Spending too much, making too many smaller films that lost money, and in the end making a really stupid choice to finance a movie in a genre that was pretty much dead by that point.
Mario Kassar definitely lived large. On top of personal spending and big salaries for big stars and directors, Kassar indulged in hefty favors for his pals, like giving Schwarzenegger a 17 million dollar jet as a gift during the making of T2 on top of Arnold’s 14 million dollar salary. But while Carolco made the crowd-pleasing blockbusters, they also made a lot of movies that didn’t make back their budgets. One of them was Robert Downey Jr.’s Chaplin, a critically acclaimed biopic of silent screen legend Charlie Chaplin, but projects like these began taking their toll, plus a lack of spending control on the part of Kassar and pals, all of which sent Carolco spiraling into financial oblivion. It got so bad that while the 1993 Stallone-staring actioner Cliffhanger was a big hit, Carolco took in virtually none of the proceeds because they had to sell most of the distribution rights to Tristar Pictures just to get it made.
The killing blow came when Kassar was faced with a decision to finance one of two films. One was a Paul Verhoeven-helmed flick set to star Arnold called Crusade. This is a pretty famous film in the annals of development hell legend, a medieval war film that would have featured Arnold as an imprisoned thief who has a cross burned onto his back, which would convince his jailers that he had received a sign from God and allow him to join the Crusades. Would the movie have been any good? We’ll never know, as Kassar didn’t have enough faith in the project and turned to a prospective pirate flick named Cutthroat Island. With Michael Douglas looking at the script, Kassar seemed to have the star power to make it work, even if pirate flicks hadn’t been hot in ages.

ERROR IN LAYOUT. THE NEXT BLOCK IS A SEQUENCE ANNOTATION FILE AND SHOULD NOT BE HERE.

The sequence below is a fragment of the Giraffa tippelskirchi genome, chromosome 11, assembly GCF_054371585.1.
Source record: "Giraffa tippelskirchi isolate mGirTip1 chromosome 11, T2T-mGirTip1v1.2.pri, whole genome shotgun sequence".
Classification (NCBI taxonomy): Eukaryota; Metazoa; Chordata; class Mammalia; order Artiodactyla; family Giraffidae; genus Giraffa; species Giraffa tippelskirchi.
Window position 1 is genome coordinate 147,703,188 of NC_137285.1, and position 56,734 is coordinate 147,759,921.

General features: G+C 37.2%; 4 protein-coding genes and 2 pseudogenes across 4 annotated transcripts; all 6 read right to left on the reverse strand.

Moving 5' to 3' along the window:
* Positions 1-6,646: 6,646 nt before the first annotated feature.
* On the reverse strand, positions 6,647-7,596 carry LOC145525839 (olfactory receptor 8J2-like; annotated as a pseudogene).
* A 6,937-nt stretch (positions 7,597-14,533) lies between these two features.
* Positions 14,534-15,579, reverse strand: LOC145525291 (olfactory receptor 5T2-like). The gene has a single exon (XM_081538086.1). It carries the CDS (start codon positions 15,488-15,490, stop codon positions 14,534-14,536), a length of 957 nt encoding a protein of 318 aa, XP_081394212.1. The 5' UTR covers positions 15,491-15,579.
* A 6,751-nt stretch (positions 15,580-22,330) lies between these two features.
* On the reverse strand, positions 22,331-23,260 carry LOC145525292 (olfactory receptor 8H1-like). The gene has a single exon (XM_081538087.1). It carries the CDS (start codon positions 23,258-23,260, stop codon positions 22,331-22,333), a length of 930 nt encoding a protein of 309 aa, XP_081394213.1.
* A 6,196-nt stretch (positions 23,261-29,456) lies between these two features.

However, Douglas ultimately bowed out, and producers scrambled to find anyone to take the primary male lead. It would finally go to B-lister Matthew Modine, but the movie’s focus grew to encompass its female star Geena Davis so it hardly mattered. The film’s budget wound up at $98 million. It made $10 million. And with that, Carolco went on the chopping block.
Post-Carolco, Kassar and Vajina teamed back up to make Terminator 3 and Basic Instinct 2 under the new aegis of C2 Pictures, but neither film recaptured the duo’s glory days. T3 was a modest hit, but BI 2 bombed.
Carolco arguably pioneered the art of making big budget pictures that would not only play well in America but throughout the world. At the time, those pictures were still dependent on big stars, but today the FX-driven Transformers, the Marvel pictures, etc, really don’t rely on big name stars any more. There were signs that Carolco could have easily transitioned into the modern era of blockbuster filmmaking. Kassar had tried to acquire the rights to Spider-Man for Cameron to direct, and had he succeeded, Carolco could have kicked off the Marvel superhero craze. Likewise, if Carolco had made Independence Day or possibly even Cameron’s Titanic, it could still have existed to this day.
Finally, Carolco’s success in an encouragement that an indie studio can make a hit as big as a Paramount or a Universal can produce. The fact that Kassar and Vajna could operate outside the studio system and produce such memorable films proved that you don’t need to be one of the “Big Six” to create great, big-budgeted entertainment.
So what is your favorite Carolco picture? What do you think of the studio? Any other thoughts?